During the August Summit in France, the G7 countries (Canada, France, Germany, Italy, Japan, United Kingdom, United States) pledged $20 million to help fight the fires. They also pledged nonspecific support for reforestation efforts. It isn’t clear how far the money would go even if it was a straightforward process to fight dispersed and remote fires, which it isn’t. However, the pledge does show that there’s international concern and interest in helping. [Note: Donald Trump skipped the session on the Amazon fires and finding solutions to climate change]. Because of the recent surge in deforestation in Brazil, Ireland and France have threatened not to ratify the Mercosur free trade agreement. This agreement would facilitate trade between the EU and 5 South American nations including Brazil. Ireland and France are making noise to show they don’t support Bolsonaro’s destructive policies.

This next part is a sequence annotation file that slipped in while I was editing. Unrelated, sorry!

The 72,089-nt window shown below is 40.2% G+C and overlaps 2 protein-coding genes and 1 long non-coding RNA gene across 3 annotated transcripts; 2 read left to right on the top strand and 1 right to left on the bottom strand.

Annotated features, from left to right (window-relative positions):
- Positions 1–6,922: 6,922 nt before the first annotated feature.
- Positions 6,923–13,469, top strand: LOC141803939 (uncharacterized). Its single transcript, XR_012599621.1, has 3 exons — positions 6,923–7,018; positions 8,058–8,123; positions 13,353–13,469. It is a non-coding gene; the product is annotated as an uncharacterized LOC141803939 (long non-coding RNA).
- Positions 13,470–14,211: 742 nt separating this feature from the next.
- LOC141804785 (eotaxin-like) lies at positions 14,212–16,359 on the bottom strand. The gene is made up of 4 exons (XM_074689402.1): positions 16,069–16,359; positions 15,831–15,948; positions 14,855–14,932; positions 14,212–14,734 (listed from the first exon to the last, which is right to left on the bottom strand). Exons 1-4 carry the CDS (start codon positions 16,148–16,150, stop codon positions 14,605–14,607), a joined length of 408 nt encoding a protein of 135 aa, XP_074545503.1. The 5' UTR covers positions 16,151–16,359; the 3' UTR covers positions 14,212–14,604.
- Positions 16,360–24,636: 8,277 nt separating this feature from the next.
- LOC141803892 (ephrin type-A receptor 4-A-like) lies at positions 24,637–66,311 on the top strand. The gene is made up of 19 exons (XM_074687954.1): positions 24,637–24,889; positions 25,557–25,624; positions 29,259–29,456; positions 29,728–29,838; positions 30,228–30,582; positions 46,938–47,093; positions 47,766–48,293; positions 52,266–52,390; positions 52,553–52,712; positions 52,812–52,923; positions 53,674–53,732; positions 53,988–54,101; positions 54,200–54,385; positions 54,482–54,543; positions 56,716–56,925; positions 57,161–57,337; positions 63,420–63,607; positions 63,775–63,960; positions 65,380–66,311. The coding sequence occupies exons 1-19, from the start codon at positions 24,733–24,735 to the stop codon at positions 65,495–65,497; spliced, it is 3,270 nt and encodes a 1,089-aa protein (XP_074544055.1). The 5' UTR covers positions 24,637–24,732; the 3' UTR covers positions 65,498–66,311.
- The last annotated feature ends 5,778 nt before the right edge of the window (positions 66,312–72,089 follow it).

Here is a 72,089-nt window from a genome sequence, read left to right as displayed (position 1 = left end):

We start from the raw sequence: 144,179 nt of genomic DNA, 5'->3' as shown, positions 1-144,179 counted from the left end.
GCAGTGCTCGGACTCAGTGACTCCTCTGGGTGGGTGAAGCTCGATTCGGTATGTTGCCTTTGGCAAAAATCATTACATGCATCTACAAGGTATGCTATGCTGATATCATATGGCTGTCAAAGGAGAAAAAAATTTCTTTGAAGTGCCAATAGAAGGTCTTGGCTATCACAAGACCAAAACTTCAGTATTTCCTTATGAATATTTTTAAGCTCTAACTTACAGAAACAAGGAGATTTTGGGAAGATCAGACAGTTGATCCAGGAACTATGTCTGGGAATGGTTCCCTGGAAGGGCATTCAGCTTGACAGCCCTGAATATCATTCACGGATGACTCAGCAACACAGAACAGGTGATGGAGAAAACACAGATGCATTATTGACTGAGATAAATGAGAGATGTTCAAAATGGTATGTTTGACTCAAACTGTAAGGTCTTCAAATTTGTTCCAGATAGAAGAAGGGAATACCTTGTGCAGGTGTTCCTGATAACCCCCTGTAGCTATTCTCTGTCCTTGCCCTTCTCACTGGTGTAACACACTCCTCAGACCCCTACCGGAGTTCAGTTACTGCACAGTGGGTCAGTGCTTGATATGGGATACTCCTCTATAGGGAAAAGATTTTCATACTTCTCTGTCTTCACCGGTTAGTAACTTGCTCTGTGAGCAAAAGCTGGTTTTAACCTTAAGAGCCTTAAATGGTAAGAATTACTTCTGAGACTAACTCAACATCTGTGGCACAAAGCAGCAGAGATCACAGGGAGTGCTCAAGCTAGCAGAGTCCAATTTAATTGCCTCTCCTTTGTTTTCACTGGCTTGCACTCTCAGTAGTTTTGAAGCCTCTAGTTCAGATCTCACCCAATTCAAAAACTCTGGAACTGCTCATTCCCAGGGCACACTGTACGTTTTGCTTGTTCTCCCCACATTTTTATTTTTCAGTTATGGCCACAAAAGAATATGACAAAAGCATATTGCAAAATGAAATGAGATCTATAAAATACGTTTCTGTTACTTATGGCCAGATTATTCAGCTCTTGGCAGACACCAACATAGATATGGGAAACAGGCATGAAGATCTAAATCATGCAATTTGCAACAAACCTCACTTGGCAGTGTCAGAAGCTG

How You can Help
It’s easy to feel helpless in the face of global crises. But the Amazon is critical to all life on Earth, and our actions matter. Here are some ways you can help:
???? Learn about the problem and support organizations working on the frontlines. Amazon Watch and Rainforest Action Network are excellent for up to date news on the Amazon. These organizations are working to save the forest and to help the indigenous communities living there.
???? Cut back on meat and dairy, and look for soy products produced in the U.S. Soybeans are a huge driver of deforestation in the Amazon and other tropical ecosystems. The majority of deforestation-based soy goes into animal feed for meat and dairy production.